Friday, October 15, 2010
Behind Purge of Moscow Mayor is Kremlin Power Battle
The dramatic confrontation between the politically powerful Mayor of Moscow, Yury Luzhkov and Russian President Dmitry Medvedev is far more than a Russian corruption scandal. It is the latest move in a global chess game of power between the faction increasingly lined up behind former President Vladimir Putin and current president Medvedev. At stake is whether Russia becomes an integrated part of a global NATO or it remains independent.
Nominally, Medvedev stated he fired the Mayor, on the grounds of "having lost Mr. Medvedev's confidence." The nominal trigger was the accusation in public in September by Luzhkov that Medvedev had blocked progress on a new highway linking Moscow and St. Petersburg. The deeper background according to our Russian sources is a deepening power struggle between former allies Putin and Medvedev over the future of Russia. Under the Russian Constitution the President has legal powers to fire local and state officials for sufficient grounds.
Because of the barrage of attack launched by state media under Medvedev's control against the Major, Putin has been forced to appear as supporting the purge. Luzhkov was a key Putin supporter and as Mayor of Moscow, an indispensable ally in preventing Putin's own dismissal and possible arrest according to these sources.
The reality is that Luzhkov as political boss of Moscow, Russia's largest city of some 18 million, potentially could determine the next President in the 2012 elections. Under the Russian Constitution, Putin, who was forced to step down after two terms, is eligible to run again. The Moscow purge by Medvedev is aimed at destroying Putin's political machine in order to block that. The purge of Luzhkov is expected to be followed by purges of other Putin loyalists in coming weeks including regional governors Boris Gromov (Moscow), Dmitry Zelenin (Tver), Leonid Polezhayev (Omsk) and Viktor Kress (Tomsk), before going after Prime Minister Vladimir Putin himself.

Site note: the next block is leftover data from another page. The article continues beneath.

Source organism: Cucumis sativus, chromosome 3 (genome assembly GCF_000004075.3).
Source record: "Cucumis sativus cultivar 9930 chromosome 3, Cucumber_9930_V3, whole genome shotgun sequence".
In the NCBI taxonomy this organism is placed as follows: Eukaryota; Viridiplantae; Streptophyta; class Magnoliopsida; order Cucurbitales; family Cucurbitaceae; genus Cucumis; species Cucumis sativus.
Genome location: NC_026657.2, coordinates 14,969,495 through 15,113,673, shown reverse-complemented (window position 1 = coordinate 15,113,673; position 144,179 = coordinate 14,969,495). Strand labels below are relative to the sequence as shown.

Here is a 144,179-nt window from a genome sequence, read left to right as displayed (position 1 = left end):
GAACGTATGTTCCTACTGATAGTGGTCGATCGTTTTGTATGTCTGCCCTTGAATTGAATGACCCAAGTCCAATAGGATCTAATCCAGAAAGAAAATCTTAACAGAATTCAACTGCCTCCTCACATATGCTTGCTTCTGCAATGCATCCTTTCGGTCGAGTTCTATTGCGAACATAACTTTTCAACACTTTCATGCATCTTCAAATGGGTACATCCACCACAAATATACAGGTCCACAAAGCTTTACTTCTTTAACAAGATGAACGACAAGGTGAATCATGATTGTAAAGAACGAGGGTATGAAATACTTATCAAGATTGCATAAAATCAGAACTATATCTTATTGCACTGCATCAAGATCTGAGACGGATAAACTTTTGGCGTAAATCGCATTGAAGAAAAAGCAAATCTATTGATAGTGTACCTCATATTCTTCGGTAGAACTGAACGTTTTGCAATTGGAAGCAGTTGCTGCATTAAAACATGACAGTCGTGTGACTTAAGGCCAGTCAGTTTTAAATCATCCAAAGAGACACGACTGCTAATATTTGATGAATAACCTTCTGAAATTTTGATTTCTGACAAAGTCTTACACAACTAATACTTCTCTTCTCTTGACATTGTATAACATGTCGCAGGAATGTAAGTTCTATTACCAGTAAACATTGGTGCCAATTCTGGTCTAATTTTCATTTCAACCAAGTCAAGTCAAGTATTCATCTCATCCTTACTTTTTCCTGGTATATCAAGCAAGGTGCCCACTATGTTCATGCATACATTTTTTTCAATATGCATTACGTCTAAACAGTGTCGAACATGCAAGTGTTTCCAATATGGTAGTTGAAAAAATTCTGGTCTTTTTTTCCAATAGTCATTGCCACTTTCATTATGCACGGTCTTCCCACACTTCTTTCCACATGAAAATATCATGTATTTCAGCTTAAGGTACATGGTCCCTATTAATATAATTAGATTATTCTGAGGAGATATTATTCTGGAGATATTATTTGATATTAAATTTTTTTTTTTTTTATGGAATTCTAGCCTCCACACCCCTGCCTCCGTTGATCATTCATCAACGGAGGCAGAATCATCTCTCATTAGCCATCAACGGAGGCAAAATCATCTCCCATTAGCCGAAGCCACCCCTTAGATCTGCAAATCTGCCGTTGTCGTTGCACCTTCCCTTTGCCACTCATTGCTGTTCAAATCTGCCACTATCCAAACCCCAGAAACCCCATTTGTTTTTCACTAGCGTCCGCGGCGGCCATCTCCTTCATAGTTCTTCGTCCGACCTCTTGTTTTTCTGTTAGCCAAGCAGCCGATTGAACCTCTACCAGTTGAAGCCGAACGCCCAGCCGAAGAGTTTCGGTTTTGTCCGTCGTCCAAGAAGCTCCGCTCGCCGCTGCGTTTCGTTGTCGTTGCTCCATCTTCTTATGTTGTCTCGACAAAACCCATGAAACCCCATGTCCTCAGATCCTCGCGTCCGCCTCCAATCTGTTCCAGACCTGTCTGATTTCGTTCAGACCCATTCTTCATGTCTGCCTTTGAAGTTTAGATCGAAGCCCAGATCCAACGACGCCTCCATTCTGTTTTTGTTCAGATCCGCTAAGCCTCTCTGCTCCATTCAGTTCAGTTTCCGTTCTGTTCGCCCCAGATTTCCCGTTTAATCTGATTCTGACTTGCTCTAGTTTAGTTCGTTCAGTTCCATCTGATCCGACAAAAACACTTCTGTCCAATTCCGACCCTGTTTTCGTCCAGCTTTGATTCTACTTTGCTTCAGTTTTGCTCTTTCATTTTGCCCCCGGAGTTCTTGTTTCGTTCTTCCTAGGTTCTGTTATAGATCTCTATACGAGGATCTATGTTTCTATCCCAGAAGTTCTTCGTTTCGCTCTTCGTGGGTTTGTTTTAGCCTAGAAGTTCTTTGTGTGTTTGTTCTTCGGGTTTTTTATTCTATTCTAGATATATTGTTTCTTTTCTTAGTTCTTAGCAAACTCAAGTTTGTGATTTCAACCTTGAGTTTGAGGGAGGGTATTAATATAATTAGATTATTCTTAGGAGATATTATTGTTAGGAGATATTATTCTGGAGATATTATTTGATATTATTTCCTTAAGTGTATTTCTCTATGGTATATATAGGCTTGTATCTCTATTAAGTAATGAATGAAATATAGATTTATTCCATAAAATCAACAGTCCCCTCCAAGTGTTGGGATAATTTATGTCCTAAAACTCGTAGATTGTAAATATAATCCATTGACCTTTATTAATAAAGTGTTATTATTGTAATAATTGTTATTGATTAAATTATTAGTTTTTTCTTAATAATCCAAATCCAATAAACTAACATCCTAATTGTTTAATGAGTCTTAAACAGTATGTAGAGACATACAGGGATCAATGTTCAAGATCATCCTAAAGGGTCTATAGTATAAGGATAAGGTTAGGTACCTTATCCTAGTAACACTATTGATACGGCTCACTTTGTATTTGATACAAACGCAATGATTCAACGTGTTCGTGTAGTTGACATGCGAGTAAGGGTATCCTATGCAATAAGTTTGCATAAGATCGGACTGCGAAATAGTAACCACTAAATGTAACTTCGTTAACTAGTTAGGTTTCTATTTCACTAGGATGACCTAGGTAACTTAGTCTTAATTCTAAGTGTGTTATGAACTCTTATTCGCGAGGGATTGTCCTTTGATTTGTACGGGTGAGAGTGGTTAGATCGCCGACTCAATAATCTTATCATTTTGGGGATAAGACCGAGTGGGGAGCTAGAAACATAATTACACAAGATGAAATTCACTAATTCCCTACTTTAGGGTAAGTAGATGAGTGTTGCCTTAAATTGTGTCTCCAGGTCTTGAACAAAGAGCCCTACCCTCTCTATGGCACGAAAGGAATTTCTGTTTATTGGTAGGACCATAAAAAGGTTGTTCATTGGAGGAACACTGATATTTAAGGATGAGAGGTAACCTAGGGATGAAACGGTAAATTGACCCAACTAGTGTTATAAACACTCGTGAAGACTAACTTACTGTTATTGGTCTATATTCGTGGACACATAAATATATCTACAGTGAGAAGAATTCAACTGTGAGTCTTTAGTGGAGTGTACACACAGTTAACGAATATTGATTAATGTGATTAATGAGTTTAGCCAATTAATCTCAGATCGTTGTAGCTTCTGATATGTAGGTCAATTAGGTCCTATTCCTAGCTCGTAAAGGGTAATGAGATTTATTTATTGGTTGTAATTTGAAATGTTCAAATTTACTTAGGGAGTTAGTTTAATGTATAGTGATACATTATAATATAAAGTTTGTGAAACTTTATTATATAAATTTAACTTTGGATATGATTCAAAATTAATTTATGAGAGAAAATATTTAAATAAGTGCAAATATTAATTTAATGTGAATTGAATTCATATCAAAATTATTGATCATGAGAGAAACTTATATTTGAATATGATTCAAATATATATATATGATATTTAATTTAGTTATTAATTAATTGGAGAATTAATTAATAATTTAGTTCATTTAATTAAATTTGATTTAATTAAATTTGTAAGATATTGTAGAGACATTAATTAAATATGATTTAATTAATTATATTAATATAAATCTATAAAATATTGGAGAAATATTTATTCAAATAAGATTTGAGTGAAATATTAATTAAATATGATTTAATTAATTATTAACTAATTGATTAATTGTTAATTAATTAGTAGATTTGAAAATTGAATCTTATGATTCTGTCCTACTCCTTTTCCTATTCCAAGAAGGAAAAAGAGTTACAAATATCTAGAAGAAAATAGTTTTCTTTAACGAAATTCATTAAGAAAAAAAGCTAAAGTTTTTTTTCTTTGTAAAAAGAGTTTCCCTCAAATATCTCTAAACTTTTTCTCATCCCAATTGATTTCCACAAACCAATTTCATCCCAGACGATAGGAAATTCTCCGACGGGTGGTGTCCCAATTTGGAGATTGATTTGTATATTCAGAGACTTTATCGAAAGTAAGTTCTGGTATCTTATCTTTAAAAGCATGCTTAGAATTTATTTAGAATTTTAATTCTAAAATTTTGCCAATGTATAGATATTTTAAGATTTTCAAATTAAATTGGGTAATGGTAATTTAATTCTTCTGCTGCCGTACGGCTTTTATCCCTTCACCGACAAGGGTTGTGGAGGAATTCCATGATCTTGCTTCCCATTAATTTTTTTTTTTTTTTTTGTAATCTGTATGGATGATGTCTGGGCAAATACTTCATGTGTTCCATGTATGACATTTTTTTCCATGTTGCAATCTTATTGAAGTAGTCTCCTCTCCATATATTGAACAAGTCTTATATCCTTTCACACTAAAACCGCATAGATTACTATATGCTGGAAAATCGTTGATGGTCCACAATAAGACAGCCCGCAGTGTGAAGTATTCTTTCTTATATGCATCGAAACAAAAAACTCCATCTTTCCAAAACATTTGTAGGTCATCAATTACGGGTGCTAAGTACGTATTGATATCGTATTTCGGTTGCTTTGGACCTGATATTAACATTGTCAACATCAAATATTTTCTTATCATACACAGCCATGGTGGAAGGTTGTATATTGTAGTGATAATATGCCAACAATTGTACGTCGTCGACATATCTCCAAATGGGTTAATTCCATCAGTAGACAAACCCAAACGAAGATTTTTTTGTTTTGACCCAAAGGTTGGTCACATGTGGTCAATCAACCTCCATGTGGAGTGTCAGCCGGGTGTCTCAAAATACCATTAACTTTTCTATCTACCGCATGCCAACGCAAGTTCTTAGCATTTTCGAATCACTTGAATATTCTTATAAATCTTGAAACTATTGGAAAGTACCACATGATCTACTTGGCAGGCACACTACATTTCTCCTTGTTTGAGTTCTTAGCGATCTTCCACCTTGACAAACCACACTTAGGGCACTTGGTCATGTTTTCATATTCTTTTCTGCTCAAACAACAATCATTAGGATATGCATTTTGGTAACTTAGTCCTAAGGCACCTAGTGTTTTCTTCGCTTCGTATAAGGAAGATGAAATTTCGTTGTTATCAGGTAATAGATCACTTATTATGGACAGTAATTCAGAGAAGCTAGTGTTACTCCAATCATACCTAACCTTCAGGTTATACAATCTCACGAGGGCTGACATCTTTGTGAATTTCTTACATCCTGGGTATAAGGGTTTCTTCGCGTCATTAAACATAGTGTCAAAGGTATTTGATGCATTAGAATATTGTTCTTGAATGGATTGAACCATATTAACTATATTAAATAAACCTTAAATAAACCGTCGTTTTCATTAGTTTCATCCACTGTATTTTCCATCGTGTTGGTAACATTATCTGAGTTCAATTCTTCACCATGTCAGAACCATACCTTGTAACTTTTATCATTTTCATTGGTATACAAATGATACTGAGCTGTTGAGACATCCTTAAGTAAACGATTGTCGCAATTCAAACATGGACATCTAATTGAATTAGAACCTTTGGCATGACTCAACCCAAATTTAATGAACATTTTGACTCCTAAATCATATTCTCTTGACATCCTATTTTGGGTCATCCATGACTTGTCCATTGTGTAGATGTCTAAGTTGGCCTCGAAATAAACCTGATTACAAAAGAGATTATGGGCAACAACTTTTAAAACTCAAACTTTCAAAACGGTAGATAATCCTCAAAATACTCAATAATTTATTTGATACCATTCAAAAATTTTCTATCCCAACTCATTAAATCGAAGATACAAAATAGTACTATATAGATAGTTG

Medvedev veto of S-300 to Iran
The recent veto by Medvedev of the agreed sale of anti-aircraft advanced S-300 defense systems to Teheran as we indicated earlier (Fraktionskampf im Kreml gewinnt an Scharfe uber Iran), was a significant part of the growing power split between the two factions inside Russia, the one seeing Russia in nationalistic eyes as a sovereign if weakened former power with significant resources and positioned to play a key role in international politics. The other, Medvedev's appears determined to dissolve Russia along with Poland, Georgia, Hungary and the former East-bloc into the NATO Atlantic alliance.
According to General Leonid Ivashov of the Russian Academy on Geopolitical Affairs, and former Chief of the Department for General Affairs in the Soviet Union's Ministry of Defense, and member of the Russian Joint Chief of Staff, Medvedev's decision to veto the Iranian delivery of S-300 missiles "undermine Russia's prestige and erode its security, making the world less safe for every one of us. At the moment the Islamic world has reasons to believe that Moscow has switched to the camp of its foes. Given the facts that Russia is locked in a protracted conflict in the Muslim part of the Caucasus and that over a million Muslims reside in Moscow, antagonizing Muslims worldwide is the last thing the country needs." Recently Medvedev as President has moved to back a dramatic reform of the Russian military proposed by Defense Minister Serdyukov, as well as the acquisitions of Israeli and NATO weapons, joint Russia-West exercises in the US and in Europe, and closings of military colleges. Ivashov declares these moves all "lead watchers to conclude that the broader plan behind it is to build what still remains of Russia's army and navy into the US and NATO expedition corps."
F. William Engdahl is the author of Gods of Money: Wall Street and the Death of the American Century, Contact at www.engdahl.oilgeopolitics.net